Every two weeks I send out a newsletter containing lots of interesting stuff for the modern PHP developer. You can expect quick tips, links to interesting tutorials, opinions and packages. Want to learn the cool stuff? Then sign up now!

Setting up Xdebug with Laravel Valet

On most of my day to day work I use Laravel Valet to develop locally. When hitting a bug often I just put a dd() statement in the code to quickly inspect what’s going on. But when encountering a complex bug this becomes tedious. Wouldn’t it be nice if we could add a breakpoint to our code and be able to inspect the values of all variables in one go (and even execute the script line by line)? Enter Xdebug. In this post I’ll show you easy it is to install and use it.

Installing Xdebug

I’m going to assume that you have are running macOS, have latest version of PHP installed together with homebrew.

To install xdebug, just run this command:

brew install php71-xdebug

In the last lines of the output of the installation indicated that there’s a new ini file created at /usr/local/etc/php/7.1/conf.d/ext-xdebug.ini. By running php --ini you can verify that php is reading that setting file.

Go ahead and add these lines to that file:


The above settings are needed to allow PHPStorm to connect to Xdebug. You can look up the meaning of the individual settings in the xdebug documentation. Port 9000 seems to be the default, but you may choose another port if you like.

Debugging a cli command

If you want to follow along with the rest of this post, create a fresh copy of laravel in a directory you parked with Valet. In my mac I’ve parked the /Users/freek/dev/sites directory. In that directory I ran laravel new laravel to create fresh copy of Laravel in the laravel directory.

Let’s first test out if we can add a breakpoint to a script that is running on the command line. Open up the newly created project in PHPStorm. In the Debug preferences in PHPStorm make sure the debug port is set to the same value you specified in the ini file. Also uncheck “Force break at the first line when a script is outside the project”.

Next up, select “Start listening for PHP Debug Connections” from the “Run” menu.

Let’s add our first breakpoint. Open up routes/console.php and add a breakpoint by adding click in the sidebar left on the $this->comment(... line.

Now let’s run the command in which we just place a breakpoint. Got to the command line and execute php artisan inspire. And boom, xdebug should activate.

In the variables pane you can now inspect every single variable in the script. In the console pane you can run arbitrary code. Handy! Explaining the Xdebug UI in PHPStorm is out of scope for this article. Read the PHPStorm docs to know more or just play around with it.

Debugging a web request

In order to trigger Xdebug a special cookie needs to be set on the webrequest. You can use the bookmarklets provided by Jetbrains to set those cookies. Personally I prefer using the Chrome Xdebug Helper extension.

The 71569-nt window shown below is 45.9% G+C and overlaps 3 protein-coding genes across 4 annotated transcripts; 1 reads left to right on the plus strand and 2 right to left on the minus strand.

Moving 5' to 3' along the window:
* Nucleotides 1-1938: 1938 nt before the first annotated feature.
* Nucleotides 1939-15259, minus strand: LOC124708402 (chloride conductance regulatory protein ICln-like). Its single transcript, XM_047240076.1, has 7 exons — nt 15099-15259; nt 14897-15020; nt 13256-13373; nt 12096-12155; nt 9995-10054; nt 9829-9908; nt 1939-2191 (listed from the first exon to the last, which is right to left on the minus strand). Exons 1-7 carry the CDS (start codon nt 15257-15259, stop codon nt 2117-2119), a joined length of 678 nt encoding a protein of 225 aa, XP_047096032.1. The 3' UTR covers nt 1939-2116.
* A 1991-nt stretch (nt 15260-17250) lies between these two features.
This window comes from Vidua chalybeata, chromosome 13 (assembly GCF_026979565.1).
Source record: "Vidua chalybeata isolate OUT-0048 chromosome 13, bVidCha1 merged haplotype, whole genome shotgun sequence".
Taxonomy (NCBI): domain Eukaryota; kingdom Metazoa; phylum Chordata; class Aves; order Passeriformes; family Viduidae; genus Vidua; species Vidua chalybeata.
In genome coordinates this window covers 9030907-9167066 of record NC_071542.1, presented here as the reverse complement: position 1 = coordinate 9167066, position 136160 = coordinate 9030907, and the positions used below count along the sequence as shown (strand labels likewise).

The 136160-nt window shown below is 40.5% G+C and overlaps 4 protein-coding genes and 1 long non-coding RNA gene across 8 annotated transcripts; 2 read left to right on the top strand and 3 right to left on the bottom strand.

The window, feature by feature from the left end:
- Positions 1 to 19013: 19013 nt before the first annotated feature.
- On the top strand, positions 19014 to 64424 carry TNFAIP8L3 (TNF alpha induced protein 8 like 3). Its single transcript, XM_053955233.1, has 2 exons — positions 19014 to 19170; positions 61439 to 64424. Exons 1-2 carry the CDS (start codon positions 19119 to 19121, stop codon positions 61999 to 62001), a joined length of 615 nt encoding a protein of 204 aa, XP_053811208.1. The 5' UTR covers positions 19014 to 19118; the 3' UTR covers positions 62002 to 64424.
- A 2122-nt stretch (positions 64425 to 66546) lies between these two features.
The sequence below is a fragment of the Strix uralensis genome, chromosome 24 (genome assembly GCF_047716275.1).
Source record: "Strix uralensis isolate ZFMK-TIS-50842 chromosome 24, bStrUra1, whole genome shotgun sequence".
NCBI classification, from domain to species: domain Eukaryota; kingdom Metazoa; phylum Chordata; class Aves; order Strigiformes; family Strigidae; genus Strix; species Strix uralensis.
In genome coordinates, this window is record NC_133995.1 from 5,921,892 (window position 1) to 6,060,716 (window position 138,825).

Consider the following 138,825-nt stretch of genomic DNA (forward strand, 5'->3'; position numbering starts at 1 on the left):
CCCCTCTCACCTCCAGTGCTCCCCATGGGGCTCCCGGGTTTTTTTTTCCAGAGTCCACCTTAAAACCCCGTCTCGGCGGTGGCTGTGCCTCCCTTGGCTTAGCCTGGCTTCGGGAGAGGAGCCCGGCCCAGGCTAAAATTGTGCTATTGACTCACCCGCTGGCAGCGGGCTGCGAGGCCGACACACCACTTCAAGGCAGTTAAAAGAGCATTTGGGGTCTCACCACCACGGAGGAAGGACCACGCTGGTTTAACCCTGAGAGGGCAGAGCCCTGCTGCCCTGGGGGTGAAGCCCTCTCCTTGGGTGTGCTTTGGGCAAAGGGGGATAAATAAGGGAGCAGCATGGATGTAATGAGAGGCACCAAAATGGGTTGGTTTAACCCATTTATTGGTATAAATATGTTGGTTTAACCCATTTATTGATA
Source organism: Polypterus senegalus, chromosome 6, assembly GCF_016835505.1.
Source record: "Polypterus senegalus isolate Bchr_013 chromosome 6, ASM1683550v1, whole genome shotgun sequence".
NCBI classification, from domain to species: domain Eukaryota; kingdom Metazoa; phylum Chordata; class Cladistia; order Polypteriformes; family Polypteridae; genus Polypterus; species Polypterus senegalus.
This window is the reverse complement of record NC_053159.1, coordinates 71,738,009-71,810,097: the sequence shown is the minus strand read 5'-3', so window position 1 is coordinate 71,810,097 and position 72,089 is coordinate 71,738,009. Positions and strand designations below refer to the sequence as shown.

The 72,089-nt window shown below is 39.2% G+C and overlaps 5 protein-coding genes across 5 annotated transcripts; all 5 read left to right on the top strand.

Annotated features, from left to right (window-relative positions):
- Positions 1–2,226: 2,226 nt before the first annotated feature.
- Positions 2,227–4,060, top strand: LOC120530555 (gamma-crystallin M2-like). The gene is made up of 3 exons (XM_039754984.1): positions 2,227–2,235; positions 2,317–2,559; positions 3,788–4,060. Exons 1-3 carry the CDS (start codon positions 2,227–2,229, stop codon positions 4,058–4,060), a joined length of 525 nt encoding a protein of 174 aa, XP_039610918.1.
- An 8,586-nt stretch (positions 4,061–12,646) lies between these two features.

With the extension installed just point your browser to your site, click on the little bug icon next to the address bar, and choose “Debug”.

That bug icon should turn green now indicating that the right cookies have been set. Now go to the a piece of code in your project that should run when the web request is performed. In my case I’m going to set a breakpoint in web/routes.php. When refreshing the webpage you should first see this dialog indicating that PHPStorm got an incoming connection from Xdebug.

After clicking “Accept” you should hit your breakpoint.

Congratulations on your working Xdebug installation!

A word on performance

With Xdebug enabled your PHP code will run a lot slower. Luckily Djamil Legato coded up an xdebug toggler make it easy to switch xdebug on and off with a single command.

You might see this warning when running composer:

You are running composer with xdebug enabled. This has a major impact on
runtime performance.

To solve that just update to the latest version of composer which can automatically detect and temporarily turn off Xdebug while it’s running.

If you had trouble following this guide, you might take a look at this video by Gary Hockin. He dives a little bit deeper in the Xdebug integration in PHPStorm.

Happy debugging!

Freek Van der Herten is a partner and developer at Spatie, an Antwerp based company that specializes in creating web apps with Laravel. After hours he writes about modern PHP and Laravel on this blog. When not coding he’s probably rehearsing with his kraut rock band. He loves waffles and butterflies.
  • iboinas

    Hey Freek!
    Maybe good to add the
    export XDEBUG_CONFIG=”remote_enable=1 remote_mode=req remote_port=9000 remote_host= remote_connect_back=0″
    on the .zshrc or .bash_profile, for newcomers
    Happy coding!

  • So after using the xdebug toggler I cant get Laravel Valet working anymore?

    Any ideas?

  • besrow

    I tried to use it with sublime text3, but my breakpoint are not “breaking”. The configuration is supposed to be basicly the same at least for the xdebug part, but I assume something might be missing, if you have any hint please.

    • besrow

      I changed the config to port 9001, as I read something about a conflict with valet port which can use 9000 and it works

  • Pingback: Laravel Valet enable xdebug with PHPStorm - Ken Teo's Blog()

  • Rob Mazur

    If you’ve gone through all the guides/tutorials and are still having issues getting PhpStorm to debug try checking the PHP version linked to your Valet install. Spent hours struggling only to realize everything was configured correctly for PHP 7.1, but Valet was still running 7.0! I had checked using php -v and version looked right, but not until checking phpinfo() did I realize app was running on old version. Used this article to change Valet: https://dyrynda.com.au/blog/switching-php-versions-with-laravel-valet Want to put it out there to hopefully save someone else some time 🙂